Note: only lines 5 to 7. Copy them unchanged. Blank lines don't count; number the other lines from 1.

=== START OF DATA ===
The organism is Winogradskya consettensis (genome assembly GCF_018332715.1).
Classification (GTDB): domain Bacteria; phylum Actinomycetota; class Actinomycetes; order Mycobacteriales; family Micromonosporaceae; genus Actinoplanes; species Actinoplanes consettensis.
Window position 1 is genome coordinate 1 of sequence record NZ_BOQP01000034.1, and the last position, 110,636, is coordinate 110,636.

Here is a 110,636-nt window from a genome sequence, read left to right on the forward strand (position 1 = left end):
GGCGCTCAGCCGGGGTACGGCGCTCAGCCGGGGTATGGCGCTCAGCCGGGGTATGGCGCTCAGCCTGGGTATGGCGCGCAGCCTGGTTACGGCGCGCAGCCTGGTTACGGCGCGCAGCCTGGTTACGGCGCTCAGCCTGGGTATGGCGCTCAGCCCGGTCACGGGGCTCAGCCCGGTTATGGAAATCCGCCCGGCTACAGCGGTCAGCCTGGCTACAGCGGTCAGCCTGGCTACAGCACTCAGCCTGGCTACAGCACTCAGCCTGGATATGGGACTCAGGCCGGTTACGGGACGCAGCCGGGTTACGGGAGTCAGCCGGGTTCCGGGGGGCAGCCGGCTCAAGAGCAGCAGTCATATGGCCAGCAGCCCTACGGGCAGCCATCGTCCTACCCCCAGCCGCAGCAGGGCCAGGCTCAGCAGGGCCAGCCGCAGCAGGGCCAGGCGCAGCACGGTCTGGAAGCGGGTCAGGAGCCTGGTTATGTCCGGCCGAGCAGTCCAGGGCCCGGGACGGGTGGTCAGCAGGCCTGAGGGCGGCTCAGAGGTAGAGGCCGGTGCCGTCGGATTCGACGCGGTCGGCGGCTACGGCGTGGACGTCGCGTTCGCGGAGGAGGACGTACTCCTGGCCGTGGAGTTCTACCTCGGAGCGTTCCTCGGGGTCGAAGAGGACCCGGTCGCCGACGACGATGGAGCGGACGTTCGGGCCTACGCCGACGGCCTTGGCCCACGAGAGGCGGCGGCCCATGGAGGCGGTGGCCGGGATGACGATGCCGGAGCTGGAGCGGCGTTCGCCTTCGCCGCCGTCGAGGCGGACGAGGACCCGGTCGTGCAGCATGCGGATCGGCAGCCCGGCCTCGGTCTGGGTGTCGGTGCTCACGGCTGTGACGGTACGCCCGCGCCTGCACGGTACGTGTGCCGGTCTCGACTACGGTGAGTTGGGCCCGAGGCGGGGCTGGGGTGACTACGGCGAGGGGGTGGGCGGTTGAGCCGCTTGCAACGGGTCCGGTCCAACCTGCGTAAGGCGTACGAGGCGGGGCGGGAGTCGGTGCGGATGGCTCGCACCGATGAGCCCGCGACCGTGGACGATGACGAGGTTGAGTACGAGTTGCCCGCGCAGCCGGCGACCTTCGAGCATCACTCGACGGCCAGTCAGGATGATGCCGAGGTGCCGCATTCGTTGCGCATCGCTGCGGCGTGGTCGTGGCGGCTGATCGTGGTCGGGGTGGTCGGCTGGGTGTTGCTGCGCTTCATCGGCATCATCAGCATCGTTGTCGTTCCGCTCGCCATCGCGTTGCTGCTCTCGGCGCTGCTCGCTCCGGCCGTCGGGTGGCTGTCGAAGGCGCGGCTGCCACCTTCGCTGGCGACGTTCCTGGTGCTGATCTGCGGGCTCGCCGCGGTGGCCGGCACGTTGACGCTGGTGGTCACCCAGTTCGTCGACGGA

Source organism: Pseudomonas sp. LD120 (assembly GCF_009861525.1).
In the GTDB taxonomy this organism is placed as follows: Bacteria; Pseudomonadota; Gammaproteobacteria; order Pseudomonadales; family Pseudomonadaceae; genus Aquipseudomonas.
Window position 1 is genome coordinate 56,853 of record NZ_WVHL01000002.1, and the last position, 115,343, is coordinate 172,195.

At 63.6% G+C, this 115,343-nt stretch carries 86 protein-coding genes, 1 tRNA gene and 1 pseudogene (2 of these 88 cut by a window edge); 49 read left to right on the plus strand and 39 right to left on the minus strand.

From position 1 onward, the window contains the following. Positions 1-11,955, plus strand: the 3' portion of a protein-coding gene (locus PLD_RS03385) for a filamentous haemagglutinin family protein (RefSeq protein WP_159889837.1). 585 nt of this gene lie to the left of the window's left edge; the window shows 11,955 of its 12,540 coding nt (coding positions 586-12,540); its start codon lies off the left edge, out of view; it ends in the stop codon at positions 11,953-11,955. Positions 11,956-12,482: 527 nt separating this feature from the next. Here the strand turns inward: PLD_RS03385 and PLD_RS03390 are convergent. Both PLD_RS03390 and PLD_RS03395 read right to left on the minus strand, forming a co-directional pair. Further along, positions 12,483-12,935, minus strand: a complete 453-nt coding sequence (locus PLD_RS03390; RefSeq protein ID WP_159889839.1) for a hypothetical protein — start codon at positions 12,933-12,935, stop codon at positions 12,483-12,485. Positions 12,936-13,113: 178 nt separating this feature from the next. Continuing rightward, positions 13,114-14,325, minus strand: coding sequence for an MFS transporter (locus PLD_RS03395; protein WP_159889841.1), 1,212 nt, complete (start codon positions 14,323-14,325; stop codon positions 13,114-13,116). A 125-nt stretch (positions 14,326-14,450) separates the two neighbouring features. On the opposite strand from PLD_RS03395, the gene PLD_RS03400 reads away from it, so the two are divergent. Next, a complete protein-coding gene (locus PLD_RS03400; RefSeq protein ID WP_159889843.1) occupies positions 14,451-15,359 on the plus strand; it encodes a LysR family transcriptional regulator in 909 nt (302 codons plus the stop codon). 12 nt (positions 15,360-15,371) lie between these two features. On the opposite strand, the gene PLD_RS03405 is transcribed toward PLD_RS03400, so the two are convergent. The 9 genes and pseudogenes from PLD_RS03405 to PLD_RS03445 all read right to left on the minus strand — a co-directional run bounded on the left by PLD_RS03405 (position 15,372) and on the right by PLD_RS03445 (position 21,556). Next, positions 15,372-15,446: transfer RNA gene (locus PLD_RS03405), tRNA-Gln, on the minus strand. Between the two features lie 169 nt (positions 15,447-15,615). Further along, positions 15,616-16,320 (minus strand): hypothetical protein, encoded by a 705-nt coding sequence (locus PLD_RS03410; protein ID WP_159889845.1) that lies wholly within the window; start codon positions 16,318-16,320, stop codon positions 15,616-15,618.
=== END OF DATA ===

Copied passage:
GGCGCTCAGCCGGGGTACGGCGCTCAGCCGGGGTATGGCGCTCAGCCGGGGTATGGCGCTCAGCCTGGGTATGGCGCGCAGCCTGGTTACGGCGCGCAGCCTGGTTACGGCGCGCAGCCTGGTTACGGCGCTCAGCCTGGGTATGGCGCTCAGCCCGGTCACGGGGCTCAGCCCGGTTATGGAAATCCGCCCGGCTACAGCGGTCAGCCTGGCTACAGCGGTCAGCCTGGCTACAGCACTCAGCCTGGCTACAGCACTCAGCCTGGATATGGGACTCAGGCCGGTTACGGGACGCAGCCGGGTTACGGGAGTCAGCCGGGTTCCGGGGGGCAGCCGGCTCAAGAGCAGCAGTCATATGGCCAGCAGCCCTACGGGCAGCCATCGTCCTACCCCCAGCCGCAGCAGGGCCAGGCTCAGCAGGGCCAGCCGCAGCAGGGCCAGGCGCAGCACGGTCTGGAAGCGGGTCAGGAGCCTGGTTATGTCCGGCCGAGCAGTCCAGGGCCCGGGACGGGTGGTCAGCAGGCCTGAGGGCGGCTCAGAGGTAGAGGCCGGTGCCGTCGGATTCGACGCGGTCGGCGGCTACGGCGTGGACGTCGCGTTCGCGGAGGAGGACGTACTCCTGGCCGTGGAGTTCTACCTCGGAGCGTTCCTCGGGGTCGAAGAGGACCCGGTCGCCGACGACGATGGAGCGGACGTTCGGGCCTACGCCGACGGCCTTGGCCCACGAGAGGCGGCGGCCCATGGAGGCGGTGGCCGGGATGACGATGCCGGAGCTGGAGCGGCGTTCGCCTTCGCCGCCGTCGAGGCGGACGAGGACCCGGTCGTGCAGCATGCGGATCGGCAGCCCGGCCTCGGTCTGGGTGTCGGTGCTCACGGCTGTGACGGTACGCCCGCGCCTGCACGGTACGTGTGCCGGTCTCGACTACGGTGAGTTGGGCCCGAGGCGGGGCTGGGGTGACTACGGCGAGGGGGTGGGCGGTTGAGCCGCTTGCAACGGGTCCGGTCCAACCTGCGTAAGGCGTACGAGGCGGGGCGGGAGTCGGTGCGGATGGCTCGCACCGATGAGCCCGCGACCGTGGACGATGACGAGGTTGAGTACGAGTTGCCCGCGCAGCCGGCGACCTTCGAGCATCACTCGACGGCCAGTCAGGATGATGCCGAGGTGCCGCATTCGTTGCGCATCGCTGCGGCGTGGTCGTGGCGGCTGATCGTGGTCGGGGTGGTCGGCTGGGTGTTGCTGCGCTTCATCGGCATCATCAGCATCGTTGTCGTTCCGCTCGCCATCGCGTTGCTGCTCTCGGCGCTGCTCGCTCCGGCCGTCGGGTGGCTGTCGAAGGCGCGGCTGCCACCTTCGCTGGCGACGTTCCTGGTGCTGATCTGCGGGCTCGCCGCGGTGGCCGGCACGTTGACGCTGGTGGTCACCCAGTTCGTCGACGGA

Source organism: Pseudomonas sp. LD120 (assembly GCF_009861525.1).
In the GTDB taxonomy this organism is placed as follows: Bacteria; Pseudomonadota; Gammaproteobacteria; order Pseudomonadales; family Pseudomonadaceae; genus Aquipseudomonas.